Oca, however, clarified that only the port at Subic Bay port could be considered a hot lay-up area.
Some 30 vessels are in hot lay-up at Subic Bay, and 15 are in cold lay-up in Malalag Bay.
Also at the tripartite meeting, Roque signed a memorandum of cooperation on development of Asian seafarers with Japan’s Ministry of Land, Infrastructure, Transport and Tourism. It was to train Filipino seafarers under the International Cooperative Training Project for Asian Seafarers.
“This agreement would provide Philippine seafarers affected by the crisis [an opportunity] to train and upgrade their skills while waiting for their return on board,” he said.
He said that the Labor department was looking into opening the country for ship-breaking, which would generate local employment for the scrapping and recycling of ship materials.
Fujitsu cuts jobs
Fujitsu announced plans also on Wednesday to axe 1,750 jobs in the Philippines, blaming the global economic downturn.
Workers have been offered early retirement packages to leave Fujitsu Computer Products Corp., which makes disk drives, said Ernesto Espinosa, a manager. “We launched a voluntary leaving program and the reason for this is that because of the global recession.”
Roque told reporters the government had been notified of the plan, which takes effect on April 18.
He said this brought the number of Filipinos who had lost their jobs since the financial crisis unfolded last year to about 45,000.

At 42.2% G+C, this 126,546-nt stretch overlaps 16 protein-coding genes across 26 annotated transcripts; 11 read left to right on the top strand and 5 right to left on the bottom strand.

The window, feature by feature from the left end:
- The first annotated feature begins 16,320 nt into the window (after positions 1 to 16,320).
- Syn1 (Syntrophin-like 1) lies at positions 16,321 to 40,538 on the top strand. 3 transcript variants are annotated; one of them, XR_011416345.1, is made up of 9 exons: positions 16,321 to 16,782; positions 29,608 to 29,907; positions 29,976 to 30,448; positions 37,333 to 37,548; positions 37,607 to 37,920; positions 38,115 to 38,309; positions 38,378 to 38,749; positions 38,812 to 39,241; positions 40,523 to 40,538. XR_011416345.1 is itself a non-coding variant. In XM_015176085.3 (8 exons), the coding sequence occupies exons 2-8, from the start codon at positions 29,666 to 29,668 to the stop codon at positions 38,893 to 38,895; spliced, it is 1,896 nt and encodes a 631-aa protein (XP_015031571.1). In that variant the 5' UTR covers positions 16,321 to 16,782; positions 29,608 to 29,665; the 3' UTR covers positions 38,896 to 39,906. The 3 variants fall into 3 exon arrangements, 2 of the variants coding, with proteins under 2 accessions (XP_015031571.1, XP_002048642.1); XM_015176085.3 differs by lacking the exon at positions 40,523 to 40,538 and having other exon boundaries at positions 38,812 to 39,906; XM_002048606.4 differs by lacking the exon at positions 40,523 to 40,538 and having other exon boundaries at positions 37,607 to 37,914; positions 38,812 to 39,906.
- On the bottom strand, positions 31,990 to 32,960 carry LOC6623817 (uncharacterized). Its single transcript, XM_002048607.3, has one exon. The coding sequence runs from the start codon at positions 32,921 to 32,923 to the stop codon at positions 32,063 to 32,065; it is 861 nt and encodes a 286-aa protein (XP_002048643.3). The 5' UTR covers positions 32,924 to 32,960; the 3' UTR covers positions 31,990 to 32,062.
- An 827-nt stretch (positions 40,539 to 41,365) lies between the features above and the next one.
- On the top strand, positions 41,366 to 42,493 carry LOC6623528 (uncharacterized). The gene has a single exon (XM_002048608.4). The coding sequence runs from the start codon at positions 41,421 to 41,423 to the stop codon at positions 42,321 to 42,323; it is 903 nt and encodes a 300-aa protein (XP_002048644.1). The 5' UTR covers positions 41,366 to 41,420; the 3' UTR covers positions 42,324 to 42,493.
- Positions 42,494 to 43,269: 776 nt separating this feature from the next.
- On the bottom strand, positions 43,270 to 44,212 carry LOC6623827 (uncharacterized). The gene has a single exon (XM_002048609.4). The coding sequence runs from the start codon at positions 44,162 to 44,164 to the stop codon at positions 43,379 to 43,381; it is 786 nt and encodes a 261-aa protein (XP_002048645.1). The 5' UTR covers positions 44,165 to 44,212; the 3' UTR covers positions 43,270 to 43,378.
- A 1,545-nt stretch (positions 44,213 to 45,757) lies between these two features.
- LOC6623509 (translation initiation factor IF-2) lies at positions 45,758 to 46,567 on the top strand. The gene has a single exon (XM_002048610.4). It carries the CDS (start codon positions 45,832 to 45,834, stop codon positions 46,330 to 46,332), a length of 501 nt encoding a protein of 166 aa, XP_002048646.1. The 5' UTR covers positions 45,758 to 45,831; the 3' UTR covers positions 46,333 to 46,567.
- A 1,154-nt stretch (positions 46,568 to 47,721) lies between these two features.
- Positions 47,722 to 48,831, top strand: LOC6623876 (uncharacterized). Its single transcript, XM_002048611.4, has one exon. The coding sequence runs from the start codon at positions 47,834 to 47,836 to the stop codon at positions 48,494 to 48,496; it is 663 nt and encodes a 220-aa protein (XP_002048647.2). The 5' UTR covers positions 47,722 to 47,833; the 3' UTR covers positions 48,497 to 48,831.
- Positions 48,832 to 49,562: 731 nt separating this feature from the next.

The government expects 800,000 people to lose jobs, mainly in the electronics and clothing sectors, before the downturn eases.
Espinosa said Fujitsu failed to save the jobs despite earlier efforts to cut working hours and overtime pay, which drastically reduced employees’ salaries. “Because of that we have no other choice but to offer voluntary separation.”
About 2,900 other workers will remain with the company, based in Calamba town, south of Manila, he said.
Fujitsu announced in Japan last month that it would sell an 80-percent stake to Japanese rival Toshiba Corp.
Loans for displaced
Members of the Social Security System (SSS) who lost their jobs could avail of P500 million emergency loans being offered by the fund, said its president, Romulo Neri.
He explained that the funds would come from the Employees Compensation Commission of the Labor department after the SSS reached the maximum amount it could loan to members—10 percent of its reserves.
But he added that only those who lost their jobs from January 1, 2009 are qualified for the emergency loan.
At the same time, jobless workers must also meet several requirements, such as 12-month contributions before losing their jobs, at least six month payment of contributions for 2008, updated loan amortization as of December 31, 2008, must not have been previously granted refund of contributions, retirement or total permanent disability benefits, and must not have had fraudulent loan applications.
Neri said the maximum allowable loan amount is up to two months’ equivalent of the employee’s highest monthly salary for the past six months before separation, but a total of not more than P15,000.
— AFP, Bernice Camille V. Bauzon And Angelo S. Samonte